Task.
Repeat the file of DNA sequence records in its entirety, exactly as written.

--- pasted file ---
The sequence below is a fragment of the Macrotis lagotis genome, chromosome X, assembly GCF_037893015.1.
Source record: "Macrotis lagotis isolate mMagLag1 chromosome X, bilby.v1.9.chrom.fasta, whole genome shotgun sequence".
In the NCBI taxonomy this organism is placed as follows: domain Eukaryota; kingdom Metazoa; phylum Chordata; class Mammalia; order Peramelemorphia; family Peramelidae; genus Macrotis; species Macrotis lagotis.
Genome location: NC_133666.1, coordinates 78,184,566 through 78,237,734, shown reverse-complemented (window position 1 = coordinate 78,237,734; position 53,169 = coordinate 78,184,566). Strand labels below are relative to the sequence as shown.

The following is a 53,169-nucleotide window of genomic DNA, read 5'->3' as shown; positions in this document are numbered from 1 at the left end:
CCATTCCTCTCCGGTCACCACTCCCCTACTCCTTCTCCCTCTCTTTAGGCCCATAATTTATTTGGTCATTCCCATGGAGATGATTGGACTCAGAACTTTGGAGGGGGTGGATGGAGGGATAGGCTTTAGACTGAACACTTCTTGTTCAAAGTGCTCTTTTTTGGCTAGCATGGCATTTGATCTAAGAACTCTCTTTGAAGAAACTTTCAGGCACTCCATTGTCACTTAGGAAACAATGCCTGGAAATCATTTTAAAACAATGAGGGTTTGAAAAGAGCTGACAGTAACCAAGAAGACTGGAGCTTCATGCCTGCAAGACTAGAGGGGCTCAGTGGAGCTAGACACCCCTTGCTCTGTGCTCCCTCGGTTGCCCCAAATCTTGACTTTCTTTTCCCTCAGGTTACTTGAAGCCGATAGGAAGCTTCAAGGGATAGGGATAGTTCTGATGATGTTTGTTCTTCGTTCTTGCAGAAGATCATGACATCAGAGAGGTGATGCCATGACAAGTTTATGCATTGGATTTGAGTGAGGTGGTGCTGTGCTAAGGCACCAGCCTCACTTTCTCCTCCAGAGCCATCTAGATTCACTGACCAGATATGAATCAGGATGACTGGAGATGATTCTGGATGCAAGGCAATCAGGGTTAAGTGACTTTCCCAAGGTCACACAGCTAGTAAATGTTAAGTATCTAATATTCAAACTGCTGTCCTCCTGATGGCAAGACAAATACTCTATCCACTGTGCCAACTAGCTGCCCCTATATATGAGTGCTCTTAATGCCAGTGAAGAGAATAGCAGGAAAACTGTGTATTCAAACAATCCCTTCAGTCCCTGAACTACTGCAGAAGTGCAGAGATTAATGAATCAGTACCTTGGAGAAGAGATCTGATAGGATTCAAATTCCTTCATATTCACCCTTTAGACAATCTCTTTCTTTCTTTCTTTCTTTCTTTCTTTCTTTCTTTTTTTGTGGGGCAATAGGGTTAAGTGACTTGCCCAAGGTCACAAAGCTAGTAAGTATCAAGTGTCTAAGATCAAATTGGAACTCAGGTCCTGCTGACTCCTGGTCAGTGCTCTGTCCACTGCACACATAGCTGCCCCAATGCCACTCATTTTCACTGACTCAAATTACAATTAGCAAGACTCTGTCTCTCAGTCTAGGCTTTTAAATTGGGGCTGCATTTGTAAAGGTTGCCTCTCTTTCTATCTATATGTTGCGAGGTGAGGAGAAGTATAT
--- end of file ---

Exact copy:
The sequence below is a fragment of the Macrotis lagotis genome, chromosome X, assembly GCF_037893015.1.
Source record: "Macrotis lagotis isolate mMagLag1 chromosome X, bilby.v1.9.chrom.fasta, whole genome shotgun sequence".
In the NCBI taxonomy this organism is placed as follows: domain Eukaryota; kingdom Metazoa; phylum Chordata; class Mammalia; order Peramelemorphia; family Peramelidae; genus Macrotis; species Macrotis lagotis.
Genome location: NC_133666.1, coordinates 78,184,566 through 78,237,734, shown reverse-complemented (window position 1 = coordinate 78,237,734; position 53,169 = coordinate 78,184,566). Strand labels below are relative to the sequence as shown.

The following is a 53,169-nucleotide window of genomic DNA, read 5'->3' as shown; positions in this document are numbered from 1 at the left end:
CCATTCCTCTCCGGTCACCACTCCCCTACTCCTTCTCCCTCTCTTTAGGCCCATAATTTATTTGGTCATTCCCATGGAGATGATTGGACTCAGAACTTTGGAGGGGGTGGATGGAGGGATAGGCTTTAGACTGAACACTTCTTGTTCAAAGTGCTCTTTTTTGGCTAGCATGGCATTTGATCTAAGAACTCTCTTTGAAGAAACTTTCAGGCACTCCATTGTCACTTAGGAAACAATGCCTGGAAATCATTTTAAAACAATGAGGGTTTGAAAAGAGCTGACAGTAACCAAGAAGACTGGAGCTTCATGCCTGCAAGACTAGAGGGGCTCAGTGGAGCTAGACACCCCTTGCTCTGTGCTCCCTCGGTTGCCCCAAATCTTGACTTTCTTTTCCCTCAGGTTACTTGAAGCCGATAGGAAGCTTCAAGGGATAGGGATAGTTCTGATGATGTTTGTTCTTCGTTCTTGCAGAAGATCATGACATCAGAGAGGTGATGCCATGACAAGTTTATGCATTGGATTTGAGTGAGGTGGTGCTGTGCTAAGGCACCAGCCTCACTTTCTCCTCCAGAGCCATCTAGATTCACTGACCAGATATGAATCAGGATGACTGGAGATGATTCTGGATGCAAGGCAATCAGGGTTAAGTGACTTTCCCAAGGTCACACAGCTAGTAAATGTTAAGTATCTAATATTCAAACTGCTGTCCTCCTGATGGCAAGACAAATACTCTATCCACTGTGCCAACTAGCTGCCCCTATATATGAGTGCTCTTAATGCCAGTGAAGAGAATAGCAGGAAAACTGTGTATTCAAACAATCCCTTCAGTCCCTGAACTACTGCAGAAGTGCAGAGATTAATGAATCAGTACCTTGGAGAAGAGATCTGATAGGATTCAAATTCCTTCATATTCACCCTTTAGACAATCTCTTTCTTTCTTTCTTTCTTTCTTTCTTTCTTTCTTTTTTTGTGGGGCAATAGGGTTAAGTGACTTGCCCAAGGTCACAAAGCTAGTAAGTATCAAGTGTCTAAGATCAAATTGGAACTCAGGTCCTGCTGACTCCTGGTCAGTGCTCTGTCCACTGCACACATAGCTGCCCCAATGCCACTCATTTTCACTGACTCAAATTACAATTAGCAAGACTCTGTCTCTCAGTCTAGGCTTTTAAATTGGGGCTGCATTTGTAAAGGTTGCCTCTCTTTCTATCTATATGTTGCGAGGTGAGGAGAAGTATAT